Steinhart believes that the modern game safari has its origins in a melding of the Arab/African caravan trade and European hunting practices and that a few well- publicized safaris greatly shaped the nature of the industry. Theodore Roosevelt’s 1909 safari involved the bagging of numerous trophy animals and set the stage for luxury safaris in which customers could bag desired animals without hardship. Eastman-Pomeroy-Akeley’s 1926-27 safari captured wildlife using Akeley’s new lightweight camera which would help popularize mixing hunting with photography increasing people’s interest in natural history and wildlife conservation. In 1927 and 1930, the Prince of Wales undertook luxury safaris during which he sought to photograph animals and gain new travel experiences as much as hunt. Hemingway’s published memoir of his 1934 big game safari helped romanticize the safari for the 1940s and 1950s when the reduced cost of air travel helped popularize the safari. White hunters served as professional guides for some time, but public sentiment and declining elephant populations helped Kenya transition to wildlife preservation.
In part four the transformation from hunting wildlife for sport and game control to preserving it in protected areas is described by focusing on the lives of colonial game wardens. Mention is made of Africans serving as scouts and former poachers including being used to as informants to capture others engaged in illegal off take of animals, but the reader does not gain much insight into African perspectives on wildlife management.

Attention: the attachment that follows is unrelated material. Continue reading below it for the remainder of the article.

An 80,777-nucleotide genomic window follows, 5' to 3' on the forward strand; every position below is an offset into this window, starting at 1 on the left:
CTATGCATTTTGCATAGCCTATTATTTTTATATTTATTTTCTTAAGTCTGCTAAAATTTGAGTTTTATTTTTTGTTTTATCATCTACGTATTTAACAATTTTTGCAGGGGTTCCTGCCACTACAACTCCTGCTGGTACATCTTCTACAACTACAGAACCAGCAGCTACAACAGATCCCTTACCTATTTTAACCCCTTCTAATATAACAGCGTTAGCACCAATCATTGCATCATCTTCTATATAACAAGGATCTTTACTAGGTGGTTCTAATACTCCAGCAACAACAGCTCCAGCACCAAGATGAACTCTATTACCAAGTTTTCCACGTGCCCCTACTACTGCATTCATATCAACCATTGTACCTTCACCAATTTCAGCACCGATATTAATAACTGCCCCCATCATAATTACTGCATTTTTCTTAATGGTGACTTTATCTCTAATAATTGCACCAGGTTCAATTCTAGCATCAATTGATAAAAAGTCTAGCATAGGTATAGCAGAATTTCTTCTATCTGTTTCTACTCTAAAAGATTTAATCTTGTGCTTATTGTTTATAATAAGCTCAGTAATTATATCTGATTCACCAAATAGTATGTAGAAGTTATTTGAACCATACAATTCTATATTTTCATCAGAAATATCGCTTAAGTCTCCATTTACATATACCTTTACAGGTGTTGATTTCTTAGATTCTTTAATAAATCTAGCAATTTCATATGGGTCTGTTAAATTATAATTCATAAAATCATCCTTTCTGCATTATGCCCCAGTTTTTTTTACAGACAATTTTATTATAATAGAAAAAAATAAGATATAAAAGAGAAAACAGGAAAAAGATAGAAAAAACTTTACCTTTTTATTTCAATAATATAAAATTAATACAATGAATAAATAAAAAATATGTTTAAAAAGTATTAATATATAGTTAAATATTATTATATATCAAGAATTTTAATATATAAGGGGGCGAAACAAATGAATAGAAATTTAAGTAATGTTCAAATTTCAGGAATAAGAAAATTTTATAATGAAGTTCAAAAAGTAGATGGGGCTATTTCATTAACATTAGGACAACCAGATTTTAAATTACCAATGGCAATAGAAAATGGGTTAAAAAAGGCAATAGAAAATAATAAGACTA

There is a notable lack of specific information on Africans in Black Poachers, White Hunters even though the author sought to have an inclusive study. Other than part one, the book is almost entirely about people of European descent. Three Kenyan districts were chosen for comparative purposes, but connecting people to specific districts is largely restricted to parts one and four. Steinhart used research assistants to conduct oral histories, but how many people were interviewed is unclear as is and why virtually no African voices are present even when covering events as recently as the 1960s. The desirability of using class analysis rather than the more conventional use of race or gender in East African studies is also not generally supported by the material presented—race and class essentially go hand in hand. The book is well-written and suitable for use in graduate courses in East African history or human-environment relations in Africa. Steinhart raises the interesting point of whether Kenya might not be better served by controlled hunting rather than allowing the hunting traditions of the Waata, Kamba and others to merely pass away.
Heidi G. Frontani